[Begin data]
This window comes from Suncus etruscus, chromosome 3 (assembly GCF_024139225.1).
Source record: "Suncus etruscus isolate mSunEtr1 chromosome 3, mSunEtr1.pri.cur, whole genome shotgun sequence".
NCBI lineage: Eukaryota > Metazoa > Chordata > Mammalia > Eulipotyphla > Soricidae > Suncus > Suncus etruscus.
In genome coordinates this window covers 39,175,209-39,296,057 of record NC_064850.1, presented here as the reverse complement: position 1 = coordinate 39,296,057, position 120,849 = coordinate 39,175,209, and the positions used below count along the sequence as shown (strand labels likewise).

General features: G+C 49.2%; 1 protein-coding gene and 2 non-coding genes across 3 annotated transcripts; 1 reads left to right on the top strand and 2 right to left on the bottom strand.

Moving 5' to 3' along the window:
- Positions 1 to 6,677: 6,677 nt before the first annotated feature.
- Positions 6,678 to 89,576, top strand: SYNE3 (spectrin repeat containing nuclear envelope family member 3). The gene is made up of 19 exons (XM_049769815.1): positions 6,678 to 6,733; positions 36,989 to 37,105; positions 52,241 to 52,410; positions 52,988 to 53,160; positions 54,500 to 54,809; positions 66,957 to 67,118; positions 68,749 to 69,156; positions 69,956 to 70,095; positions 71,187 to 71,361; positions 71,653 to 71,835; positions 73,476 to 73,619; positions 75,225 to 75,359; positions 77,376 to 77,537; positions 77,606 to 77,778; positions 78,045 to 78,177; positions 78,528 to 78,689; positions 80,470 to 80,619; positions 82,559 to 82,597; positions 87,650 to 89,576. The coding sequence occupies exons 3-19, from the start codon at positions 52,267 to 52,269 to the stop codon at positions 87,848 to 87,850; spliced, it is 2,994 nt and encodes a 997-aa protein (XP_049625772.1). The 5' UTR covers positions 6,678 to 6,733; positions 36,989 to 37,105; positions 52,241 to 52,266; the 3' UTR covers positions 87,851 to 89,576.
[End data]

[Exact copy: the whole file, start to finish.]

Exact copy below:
This window comes from Suncus etruscus, chromosome 3 (assembly GCF_024139225.1).
Source record: "Suncus etruscus isolate mSunEtr1 chromosome 3, mSunEtr1.pri.cur, whole genome shotgun sequence".
NCBI lineage: Eukaryota > Metazoa > Chordata > Mammalia > Eulipotyphla > Soricidae > Suncus > Suncus etruscus.
In genome coordinates this window covers 39,175,209-39,296,057 of record NC_064850.1, presented here as the reverse complement: position 1 = coordinate 39,296,057, position 120,849 = coordinate 39,175,209, and the positions used below count along the sequence as shown (strand labels likewise).

General features: G+C 49.2%; 1 protein-coding gene and 2 non-coding genes across 3 annotated transcripts; 1 reads left to right on the top strand and 2 right to left on the bottom strand.

Moving 5' to 3' along the window:
- Positions 1 to 6,677: 6,677 nt before the first annotated feature.
- Positions 6,678 to 89,576, top strand: SYNE3 (spectrin repeat containing nuclear envelope family member 3). The gene is made up of 19 exons (XM_049769815.1): positions 6,678 to 6,733; positions 36,989 to 37,105; positions 52,241 to 52,410; positions 52,988 to 53,160; positions 54,500 to 54,809; positions 66,957 to 67,118; positions 68,749 to 69,156; positions 69,956 to 70,095; positions 71,187 to 71,361; positions 71,653 to 71,835; positions 73,476 to 73,619; positions 75,225 to 75,359; positions 77,376 to 77,537; positions 77,606 to 77,778; positions 78,045 to 78,177; positions 78,528 to 78,689; positions 80,470 to 80,619; positions 82,559 to 82,597; positions 87,650 to 89,576. The coding sequence occupies exons 3-19, from the start codon at positions 52,267 to 52,269 to the stop codon at positions 87,848 to 87,850; spliced, it is 2,994 nt and encodes a 997-aa protein (XP_049625772.1). The 5' UTR covers positions 6,678 to 6,733; positions 36,989 to 37,105; positions 52,241 to 52,266; the 3' UTR covers positions 87,851 to 89,576.